After six years of bloody conflict, the war between France and England was over and Canada had a new ruler, King George the third. But for Shingas the fight against the English was not finished and after witnessing the brutal murder of his warriors by a company of redcoats at Fort Detroit, his desire for revenge burned like a fire in his heart.
Meanwhile, two hundred miles to the east on an isolated farmstead, Esther an indentured servant, wooed by the prospect of being released from the shackles of servitude, agrees to marry the farmer’s eldest son, a simpleton, in exchange for her freedom.
Unwittingly fate was to bring them together and on the day of her wedding, Esther is abducted by the savage war chief and taken as a captive back to his village. Befriended by an old squaw and a young French girl, a captive like herself, Esther accepts her plight and is quickly assimilated into her new life. All this changes when, seeing her bathing, Shingas forces himself on her. Horrified by this violation, when she is given the opportunity to escape, she seizes her chance, and together with the young French girl, she makes her bid for freedom.
But her hopes are quickly dashed when pursued by Shingas, she is captured and brought back to the village. Nine months later she gives birth to his child. With discontent growing among the tribes as the English settlements encroach ever deeper into their lands, Shingas leads an attack against an English fort, and after killing all inside he burns it to the ground.
Roused into action and determined to subdue this uprising and to punish those responsible, the English send an army under the command of Colonel Bouquet against them. And so deep in the wilderness at a place called Bushy Run, redskins and redcoats are joined in battle and in the space of a single day the fate of a nation is decided and so too is the fate of Esther and her child.
Reviews for the Book
This is a book I enjoyed reading very much which is quite interesting since this is not a book I would have automatically chosen to read, which speaks volumes for its quality in holding my attention literally from first chapter to last. For a book of this kind it is unusually multi-layered with deep themes which are very thought provoking. The setting and background are dealt with extremely competently creating an environment for the plot that is exceptionally realistic and authentic. A good book should also have a plot that progresses upwards with a series of twists, turns and setbacks. This is basically the case with this book with both Shingas and Esther faced with problems each has to overcome. It is also important to keep the reader guessing in terms of the ending, and I have to confess that I did not see the ending coming at all. Critical is convincing characterization, and while there is a tendency in this type of book for some of the peripheral characters to be given less attention, here they are realistic and appear as real people. But it is the characters of Shingas and Esther who create the powerful emphatic response from the reader. In summery, this is as good a book in the genre (and as good a book generally) as I have read for some time, itis exceptionally well written and constructed and very authentic. Dai Williams Kindle Book Publishing Club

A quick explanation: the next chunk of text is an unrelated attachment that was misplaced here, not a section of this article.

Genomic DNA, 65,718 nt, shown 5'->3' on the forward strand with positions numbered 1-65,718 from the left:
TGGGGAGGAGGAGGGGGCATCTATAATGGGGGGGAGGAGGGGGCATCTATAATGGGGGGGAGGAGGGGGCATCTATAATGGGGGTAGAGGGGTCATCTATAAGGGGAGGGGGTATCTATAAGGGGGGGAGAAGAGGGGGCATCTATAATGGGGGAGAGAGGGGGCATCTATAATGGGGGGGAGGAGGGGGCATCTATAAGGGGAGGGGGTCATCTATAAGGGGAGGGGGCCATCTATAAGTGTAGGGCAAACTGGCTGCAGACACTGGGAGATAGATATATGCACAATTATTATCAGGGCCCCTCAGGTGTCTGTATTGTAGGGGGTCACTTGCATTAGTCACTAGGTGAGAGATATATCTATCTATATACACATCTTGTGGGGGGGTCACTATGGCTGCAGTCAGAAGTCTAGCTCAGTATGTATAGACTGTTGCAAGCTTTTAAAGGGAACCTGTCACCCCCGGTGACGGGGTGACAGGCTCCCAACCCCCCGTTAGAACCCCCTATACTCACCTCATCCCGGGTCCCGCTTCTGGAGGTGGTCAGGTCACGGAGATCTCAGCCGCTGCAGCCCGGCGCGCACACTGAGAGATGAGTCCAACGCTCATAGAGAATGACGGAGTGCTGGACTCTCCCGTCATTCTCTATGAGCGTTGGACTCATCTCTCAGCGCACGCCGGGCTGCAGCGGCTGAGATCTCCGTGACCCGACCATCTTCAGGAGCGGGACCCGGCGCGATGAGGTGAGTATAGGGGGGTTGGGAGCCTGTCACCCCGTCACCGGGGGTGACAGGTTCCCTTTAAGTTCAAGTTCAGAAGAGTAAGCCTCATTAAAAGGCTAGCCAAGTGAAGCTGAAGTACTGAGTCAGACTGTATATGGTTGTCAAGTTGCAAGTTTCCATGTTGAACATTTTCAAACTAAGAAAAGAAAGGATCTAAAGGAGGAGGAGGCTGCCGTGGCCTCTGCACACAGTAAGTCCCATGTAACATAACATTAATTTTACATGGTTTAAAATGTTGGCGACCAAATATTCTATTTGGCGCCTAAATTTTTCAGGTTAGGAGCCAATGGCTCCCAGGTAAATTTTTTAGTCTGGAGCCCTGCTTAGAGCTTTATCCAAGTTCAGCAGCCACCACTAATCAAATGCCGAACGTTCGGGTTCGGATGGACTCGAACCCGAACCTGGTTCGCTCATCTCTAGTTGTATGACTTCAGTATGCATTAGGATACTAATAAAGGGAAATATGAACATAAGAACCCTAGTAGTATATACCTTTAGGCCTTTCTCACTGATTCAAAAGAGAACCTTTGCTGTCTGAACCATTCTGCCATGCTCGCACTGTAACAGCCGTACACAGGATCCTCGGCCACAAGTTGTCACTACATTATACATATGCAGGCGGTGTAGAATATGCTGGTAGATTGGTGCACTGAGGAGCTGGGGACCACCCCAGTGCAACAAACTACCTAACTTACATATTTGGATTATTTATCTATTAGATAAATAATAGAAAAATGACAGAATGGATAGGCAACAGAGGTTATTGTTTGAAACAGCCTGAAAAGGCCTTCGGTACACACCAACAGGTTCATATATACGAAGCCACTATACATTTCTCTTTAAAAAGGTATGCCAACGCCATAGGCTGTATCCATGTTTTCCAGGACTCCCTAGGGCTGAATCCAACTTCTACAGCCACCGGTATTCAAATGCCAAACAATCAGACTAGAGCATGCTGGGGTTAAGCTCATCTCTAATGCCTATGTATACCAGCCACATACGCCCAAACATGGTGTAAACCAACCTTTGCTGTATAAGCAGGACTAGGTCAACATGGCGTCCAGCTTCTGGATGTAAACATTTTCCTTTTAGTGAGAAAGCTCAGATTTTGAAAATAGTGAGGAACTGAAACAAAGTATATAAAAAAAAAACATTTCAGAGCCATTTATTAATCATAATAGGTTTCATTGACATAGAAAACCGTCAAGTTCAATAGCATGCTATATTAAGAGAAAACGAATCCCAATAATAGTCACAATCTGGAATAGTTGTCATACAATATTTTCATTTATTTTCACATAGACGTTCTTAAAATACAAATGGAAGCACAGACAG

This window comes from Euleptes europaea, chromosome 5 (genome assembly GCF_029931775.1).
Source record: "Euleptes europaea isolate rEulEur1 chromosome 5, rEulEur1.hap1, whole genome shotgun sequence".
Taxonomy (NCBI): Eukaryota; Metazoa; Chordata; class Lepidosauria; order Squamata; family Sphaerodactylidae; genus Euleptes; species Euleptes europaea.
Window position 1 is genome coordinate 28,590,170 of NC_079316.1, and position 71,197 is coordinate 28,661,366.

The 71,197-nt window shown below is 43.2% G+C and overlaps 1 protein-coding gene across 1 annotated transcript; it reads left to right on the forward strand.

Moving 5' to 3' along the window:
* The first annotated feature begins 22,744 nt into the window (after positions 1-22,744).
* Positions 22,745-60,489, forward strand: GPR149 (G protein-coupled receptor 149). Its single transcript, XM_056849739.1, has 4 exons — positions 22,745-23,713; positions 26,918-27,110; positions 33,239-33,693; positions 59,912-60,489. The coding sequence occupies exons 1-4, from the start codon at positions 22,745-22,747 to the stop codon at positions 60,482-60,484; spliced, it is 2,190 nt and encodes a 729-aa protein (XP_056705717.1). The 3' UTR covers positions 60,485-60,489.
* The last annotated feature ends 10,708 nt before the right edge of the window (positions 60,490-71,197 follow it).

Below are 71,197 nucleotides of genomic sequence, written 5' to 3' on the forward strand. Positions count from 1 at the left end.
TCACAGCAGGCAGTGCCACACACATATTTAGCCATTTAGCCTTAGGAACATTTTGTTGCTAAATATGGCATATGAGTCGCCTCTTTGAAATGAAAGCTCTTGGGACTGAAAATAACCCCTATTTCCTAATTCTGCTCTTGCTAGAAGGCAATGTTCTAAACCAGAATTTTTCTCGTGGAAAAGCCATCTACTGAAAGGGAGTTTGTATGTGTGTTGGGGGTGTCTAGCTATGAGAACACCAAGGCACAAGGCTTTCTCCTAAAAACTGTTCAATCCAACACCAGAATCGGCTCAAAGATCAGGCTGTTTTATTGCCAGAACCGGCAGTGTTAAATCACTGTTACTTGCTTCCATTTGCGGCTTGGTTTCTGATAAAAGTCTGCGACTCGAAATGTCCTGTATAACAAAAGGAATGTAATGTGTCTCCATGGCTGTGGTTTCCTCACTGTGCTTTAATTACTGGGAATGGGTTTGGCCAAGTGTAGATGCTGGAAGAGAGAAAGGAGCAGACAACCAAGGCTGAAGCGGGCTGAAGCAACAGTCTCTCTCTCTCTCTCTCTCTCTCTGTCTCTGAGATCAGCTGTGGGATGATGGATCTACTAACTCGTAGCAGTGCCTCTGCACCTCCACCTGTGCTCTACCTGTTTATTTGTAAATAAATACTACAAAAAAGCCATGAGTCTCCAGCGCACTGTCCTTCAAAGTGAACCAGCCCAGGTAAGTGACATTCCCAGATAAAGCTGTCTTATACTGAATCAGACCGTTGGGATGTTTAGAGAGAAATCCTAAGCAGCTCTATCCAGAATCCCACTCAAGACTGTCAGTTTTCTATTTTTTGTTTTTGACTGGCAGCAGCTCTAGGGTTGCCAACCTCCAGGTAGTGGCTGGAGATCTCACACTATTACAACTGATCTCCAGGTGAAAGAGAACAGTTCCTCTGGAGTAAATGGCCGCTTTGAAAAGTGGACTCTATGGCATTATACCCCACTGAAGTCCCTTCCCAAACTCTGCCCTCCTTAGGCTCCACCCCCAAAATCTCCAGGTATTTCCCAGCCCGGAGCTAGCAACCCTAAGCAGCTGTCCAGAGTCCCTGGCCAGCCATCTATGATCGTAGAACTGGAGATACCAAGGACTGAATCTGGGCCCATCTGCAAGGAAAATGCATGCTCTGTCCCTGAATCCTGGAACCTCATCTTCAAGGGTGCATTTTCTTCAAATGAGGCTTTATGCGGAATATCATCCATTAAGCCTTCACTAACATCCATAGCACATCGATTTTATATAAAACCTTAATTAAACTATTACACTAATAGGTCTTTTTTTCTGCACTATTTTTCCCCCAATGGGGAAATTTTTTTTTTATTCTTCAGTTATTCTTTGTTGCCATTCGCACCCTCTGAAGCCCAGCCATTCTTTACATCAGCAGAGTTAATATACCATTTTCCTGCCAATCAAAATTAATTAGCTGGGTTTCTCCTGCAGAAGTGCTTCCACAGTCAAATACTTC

About the Author: Barry Cole
Barry Cole was born in Yorkshire and after leaving the army he began contributing stories and articles to the monthly magazines of two Native American charities. With a love of film, he then studied for two years at the London Screenwriters Workshop. His first book, The Time Bandit was published in 2016, followed by a historical novel Shingas a few months later. His third book The Conquistadors Horse was published in 2018 and has been optioned as a short film by Looking Window Pictures. His latest book The Letter, which was inspired by the Battle of Stalingrad has now been published by Michael Terence Publishing and is available on Amazon. After living on a narrowboat for several years he has now returned to his roots in North Yorkshire.